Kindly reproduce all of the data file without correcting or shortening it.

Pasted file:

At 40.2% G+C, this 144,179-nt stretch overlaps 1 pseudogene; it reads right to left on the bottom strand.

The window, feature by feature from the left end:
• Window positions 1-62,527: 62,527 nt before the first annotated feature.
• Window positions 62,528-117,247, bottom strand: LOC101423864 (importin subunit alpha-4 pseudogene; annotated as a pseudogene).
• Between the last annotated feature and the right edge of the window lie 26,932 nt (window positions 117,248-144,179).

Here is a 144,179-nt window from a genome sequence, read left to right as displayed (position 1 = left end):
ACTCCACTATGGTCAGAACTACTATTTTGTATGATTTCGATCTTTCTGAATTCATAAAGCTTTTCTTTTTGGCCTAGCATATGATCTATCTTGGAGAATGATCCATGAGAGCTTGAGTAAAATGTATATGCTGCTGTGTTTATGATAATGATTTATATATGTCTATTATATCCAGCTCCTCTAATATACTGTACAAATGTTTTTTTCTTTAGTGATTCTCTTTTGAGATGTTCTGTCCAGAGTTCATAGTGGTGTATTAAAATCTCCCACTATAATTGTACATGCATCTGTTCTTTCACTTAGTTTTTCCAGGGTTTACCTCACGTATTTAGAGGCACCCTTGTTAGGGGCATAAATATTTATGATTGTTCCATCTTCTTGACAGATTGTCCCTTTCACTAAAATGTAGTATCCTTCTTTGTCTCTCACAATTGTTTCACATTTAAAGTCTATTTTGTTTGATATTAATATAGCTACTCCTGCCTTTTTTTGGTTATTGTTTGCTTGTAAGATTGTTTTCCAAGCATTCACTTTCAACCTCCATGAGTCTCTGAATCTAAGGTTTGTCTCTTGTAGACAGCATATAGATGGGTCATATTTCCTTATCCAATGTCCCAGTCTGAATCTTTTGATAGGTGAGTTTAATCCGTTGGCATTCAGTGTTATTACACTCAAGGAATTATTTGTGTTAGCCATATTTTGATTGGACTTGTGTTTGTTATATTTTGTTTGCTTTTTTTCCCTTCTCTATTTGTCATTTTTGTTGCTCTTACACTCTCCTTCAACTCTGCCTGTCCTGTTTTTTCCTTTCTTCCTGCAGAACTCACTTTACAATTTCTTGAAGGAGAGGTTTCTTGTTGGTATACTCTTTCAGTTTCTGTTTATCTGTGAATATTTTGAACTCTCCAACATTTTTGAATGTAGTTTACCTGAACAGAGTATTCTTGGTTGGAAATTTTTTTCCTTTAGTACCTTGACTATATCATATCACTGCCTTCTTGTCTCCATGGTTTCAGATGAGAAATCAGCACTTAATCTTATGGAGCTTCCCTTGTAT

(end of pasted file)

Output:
At 40.2% G+C, this 144,179-nt stretch overlaps 1 pseudogene; it reads right to left on the bottom strand.

The window, feature by feature from the left end:
• Window positions 1-62,527: 62,527 nt before the first annotated feature.
• Window positions 62,528-117,247, bottom strand: LOC101423864 (importin subunit alpha-4 pseudogene; annotated as a pseudogene).
• Between the last annotated feature and the right edge of the window lie 26,932 nt (window positions 117,248-144,179).

Here is a 144,179-nt window from a genome sequence, read left to right as displayed (position 1 = left end):
ACTCCACTATGGTCAGAACTACTATTTTGTATGATTTCGATCTTTCTGAATTCATAAAGCTTTTCTTTTTGGCCTAGCATATGATCTATCTTGGAGAATGATCCATGAGAGCTTGAGTAAAATGTATATGCTGCTGTGTTTATGATAATGATTTATATATGTCTATTATATCCAGCTCCTCTAATATACTGTACAAATGTTTTTTTCTTTAGTGATTCTCTTTTGAGATGTTCTGTCCAGAGTTCATAGTGGTGTATTAAAATCTCCCACTATAATTGTACATGCATCTGTTCTTTCACTTAGTTTTTCCAGGGTTTACCTCACGTATTTAGAGGCACCCTTGTTAGGGGCATAAATATTTATGATTGTTCCATCTTCTTGACAGATTGTCCCTTTCACTAAAATGTAGTATCCTTCTTTGTCTCTCACAATTGTTTCACATTTAAAGTCTATTTTGTTTGATATTAATATAGCTACTCCTGCCTTTTTTTGGTTATTGTTTGCTTGTAAGATTGTTTTCCAAGCATTCACTTTCAACCTCCATGAGTCTCTGAATCTAAGGTTTGTCTCTTGTAGACAGCATATAGATGGGTCATATTTCCTTATCCAATGTCCCAGTCTGAATCTTTTGATAGGTGAGTTTAATCCGTTGGCATTCAGTGTTATTACACTCAAGGAATTATTTGTGTTAGCCATATTTTGATTGGACTTGTGTTTGTTATATTTTGTTTGCTTTTTTTCCCTTCTCTATTTGTCATTTTTGTTGCTCTTACACTCTCCTTCAACTCTGCCTGTCCTGTTTTTTCCTTTCTTCCTGCAGAACTCACTTTACAATTTCTTGAAGGAGAGGTTTCTTGTTGGTATACTCTTTCAGTTTCTGTTTATCTGTGAATATTTTGAACTCTCCAACATTTTTGAATGTAGTTTACCTGAACAGAGTATTCTTGGTTGGAAATTTTTTTCCTTTAGTACCTTGACTATATCATATCACTGCCTTCTTGTCTCCATGGTTTCAGATGAGAAATCAGCACTTAATCTTATGGAGCTTCCCTTGTAT